Women already face higher risks from the impact of climate change in situations of poverty, and the majority of the world’s poor are women. The effects of climate change – drought, desertification, erosion and flooding – are hitting women and girls harder than anyone else, especially where women have low social, economic or political status.
The World Health Organisation reports that, globally, droughts, floods and storms kill more women than men. The Corona virus has exacerbated the inequalities for women and increased violence against women.
Increased incidences of violence against women, including sexual assault and rape, have been documented in the wake of environmental disasters. For example, in South Sudan, where water shortages have sparked small-scale conflicts, women walk up to nine hours a day to collect water. Some of them have died from thirst or exhaustion on their journey, others have been sexually assaulted or raped. Elsewhere, following floods, where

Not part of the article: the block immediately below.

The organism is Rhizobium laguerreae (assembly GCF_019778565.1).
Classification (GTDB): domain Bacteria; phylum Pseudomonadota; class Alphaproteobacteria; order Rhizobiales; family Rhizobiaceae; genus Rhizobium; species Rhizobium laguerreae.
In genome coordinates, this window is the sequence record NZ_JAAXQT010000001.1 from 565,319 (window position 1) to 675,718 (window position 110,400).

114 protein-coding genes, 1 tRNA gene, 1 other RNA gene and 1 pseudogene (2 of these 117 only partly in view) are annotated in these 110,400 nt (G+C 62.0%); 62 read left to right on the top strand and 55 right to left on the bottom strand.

communities are displaced in temporary overcrowded shelters, with no privacy, the psychological stress can lead to increasing domestic violence, or for adolescent girls in particular, high levels of sexual harassment.
Read more in this UN report Gender Equality in 2013 Agenda for Sustainable Development
Call for investment in peace making and protection of the climate not war. Climate change causes wars and threatens peace.
UK military spending is £47 billion a year. A report by a coalition of eight NGOs estimated that total existing UK expenditure on climate change and nature is only £16.75 billion a year. For more click here
Write to: The Prime Minister, 10 Downing Street, London SW1A 2AA